Deep Future: The Next 100,000 Years of Life on Earth

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HarperCollins Canada, Mar 22, 2011 - Science - 304 pages
7 Reviews

In this extraordinary book, paleoclimatologist Curt Stager shows how what we do to the environment in the next one hundred years will affect not just the next few centuries but the next 100,000 years of human existence. Most of us have accepted that our planet is warming and that humans have played the key role in causing climate change. Yet few of us realize the magnitude of what’s happening.

In Deep Future, Curt Stager draws on the planet’s geological history to provide a view of where we may be headed long term. On the bright side, we have already put off the next ice age. But whether we will barrel ahead on a polluting path to a totally ice-free Arctic, miles of submerged coasts or an acidified ocean still remains to be decided. And that decision is ours to make. Deep Future adds a new dimension to the debate—one that will change how we think about what we are doing to our planet.

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Review: Deep Future: The Next 100,000 Years of Life on Earth

User Review  - Goodreads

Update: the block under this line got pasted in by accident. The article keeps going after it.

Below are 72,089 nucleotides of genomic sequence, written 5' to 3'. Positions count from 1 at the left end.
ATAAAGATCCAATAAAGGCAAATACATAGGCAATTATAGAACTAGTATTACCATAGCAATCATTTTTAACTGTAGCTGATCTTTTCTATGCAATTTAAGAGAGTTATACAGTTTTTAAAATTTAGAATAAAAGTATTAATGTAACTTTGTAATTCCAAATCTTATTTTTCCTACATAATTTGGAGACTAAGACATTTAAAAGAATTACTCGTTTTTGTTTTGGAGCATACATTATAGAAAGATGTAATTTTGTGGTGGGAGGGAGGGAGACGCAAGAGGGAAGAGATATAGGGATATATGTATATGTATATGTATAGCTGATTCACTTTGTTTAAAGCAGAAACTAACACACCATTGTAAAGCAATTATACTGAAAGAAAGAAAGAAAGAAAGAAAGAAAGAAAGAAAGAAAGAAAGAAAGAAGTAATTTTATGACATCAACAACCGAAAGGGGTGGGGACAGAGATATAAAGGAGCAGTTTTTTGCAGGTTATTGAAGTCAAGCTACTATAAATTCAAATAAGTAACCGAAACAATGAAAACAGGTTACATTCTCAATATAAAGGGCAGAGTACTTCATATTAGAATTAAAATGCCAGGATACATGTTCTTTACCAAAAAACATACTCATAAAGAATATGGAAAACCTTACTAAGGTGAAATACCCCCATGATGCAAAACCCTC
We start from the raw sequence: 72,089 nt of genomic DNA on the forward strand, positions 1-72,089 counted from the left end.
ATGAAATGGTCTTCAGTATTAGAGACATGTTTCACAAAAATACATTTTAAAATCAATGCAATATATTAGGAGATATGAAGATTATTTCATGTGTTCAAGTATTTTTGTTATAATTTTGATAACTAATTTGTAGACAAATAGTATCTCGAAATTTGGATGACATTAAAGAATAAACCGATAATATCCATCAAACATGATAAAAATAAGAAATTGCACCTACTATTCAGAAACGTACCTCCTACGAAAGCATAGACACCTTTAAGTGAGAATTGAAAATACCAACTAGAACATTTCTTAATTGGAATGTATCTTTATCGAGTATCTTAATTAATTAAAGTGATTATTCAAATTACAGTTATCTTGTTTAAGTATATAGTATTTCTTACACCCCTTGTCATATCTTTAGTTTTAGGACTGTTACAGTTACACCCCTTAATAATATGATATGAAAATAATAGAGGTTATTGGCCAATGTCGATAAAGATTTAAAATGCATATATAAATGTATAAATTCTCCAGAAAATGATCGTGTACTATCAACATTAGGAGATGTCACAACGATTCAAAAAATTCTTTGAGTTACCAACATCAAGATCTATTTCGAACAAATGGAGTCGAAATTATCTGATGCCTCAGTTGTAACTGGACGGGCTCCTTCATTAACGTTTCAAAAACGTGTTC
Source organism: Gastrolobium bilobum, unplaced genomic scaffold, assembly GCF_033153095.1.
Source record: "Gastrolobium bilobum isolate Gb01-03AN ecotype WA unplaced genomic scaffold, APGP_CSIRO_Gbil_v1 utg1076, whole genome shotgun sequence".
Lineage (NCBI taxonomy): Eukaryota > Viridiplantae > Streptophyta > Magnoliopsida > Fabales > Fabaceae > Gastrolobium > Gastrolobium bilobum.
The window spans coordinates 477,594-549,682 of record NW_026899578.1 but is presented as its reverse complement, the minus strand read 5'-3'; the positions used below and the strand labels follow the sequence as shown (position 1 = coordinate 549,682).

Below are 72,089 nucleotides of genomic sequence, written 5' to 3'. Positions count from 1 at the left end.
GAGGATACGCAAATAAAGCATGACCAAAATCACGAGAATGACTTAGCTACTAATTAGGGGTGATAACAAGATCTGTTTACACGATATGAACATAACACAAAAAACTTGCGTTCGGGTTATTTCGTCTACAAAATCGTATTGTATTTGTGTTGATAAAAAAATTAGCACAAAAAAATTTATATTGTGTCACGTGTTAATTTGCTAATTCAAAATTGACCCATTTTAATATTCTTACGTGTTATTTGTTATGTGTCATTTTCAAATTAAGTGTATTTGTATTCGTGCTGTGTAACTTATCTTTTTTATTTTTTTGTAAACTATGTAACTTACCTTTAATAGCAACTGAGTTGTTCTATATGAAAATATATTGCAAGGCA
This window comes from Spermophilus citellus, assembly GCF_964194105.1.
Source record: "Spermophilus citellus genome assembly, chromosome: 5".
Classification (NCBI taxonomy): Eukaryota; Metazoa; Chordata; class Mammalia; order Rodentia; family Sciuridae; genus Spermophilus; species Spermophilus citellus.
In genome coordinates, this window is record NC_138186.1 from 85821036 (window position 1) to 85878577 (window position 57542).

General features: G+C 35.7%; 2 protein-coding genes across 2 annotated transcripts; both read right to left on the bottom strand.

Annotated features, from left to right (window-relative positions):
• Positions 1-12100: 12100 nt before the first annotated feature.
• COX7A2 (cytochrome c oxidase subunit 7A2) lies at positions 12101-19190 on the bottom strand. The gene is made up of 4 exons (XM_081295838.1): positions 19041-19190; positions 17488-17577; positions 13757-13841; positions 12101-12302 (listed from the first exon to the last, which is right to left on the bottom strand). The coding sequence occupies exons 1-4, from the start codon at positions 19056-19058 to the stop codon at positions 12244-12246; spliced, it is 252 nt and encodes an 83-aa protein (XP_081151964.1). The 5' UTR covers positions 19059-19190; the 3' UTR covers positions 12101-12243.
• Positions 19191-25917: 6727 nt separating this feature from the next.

This book is full of lightbulb moments, where scientific concepts seemingly beyond your full comprehension click into place in your mind. I admire the commitment of a writer who will tell you that ... Read full review

Review: Deep Future: The Next 100,000 Years of Life on Earth

User Review  - Goodreads

Ignoring the climate changes of the past, the author projects his version of what the planet Earth will be like in 100,000 years. He is a member of the global warming school of thought. Read full review

About the author (2011)

CURT STAGER is an ecologist, a paleoclimatologist and a science writer with a PhD in biology and geology from Duke University. He has published more than three dozen climate- and ecology-related articles and co-hosts a weekly science program on a local radio station. He teaches at Paul Smith’s College in the Adirondack Mountains of upstate New York and holds a research associate post at the University of Maine’s Climate Change Institute, where he investigates the long-term history of climate in Africa, South America and the polar regions. Visit him online at

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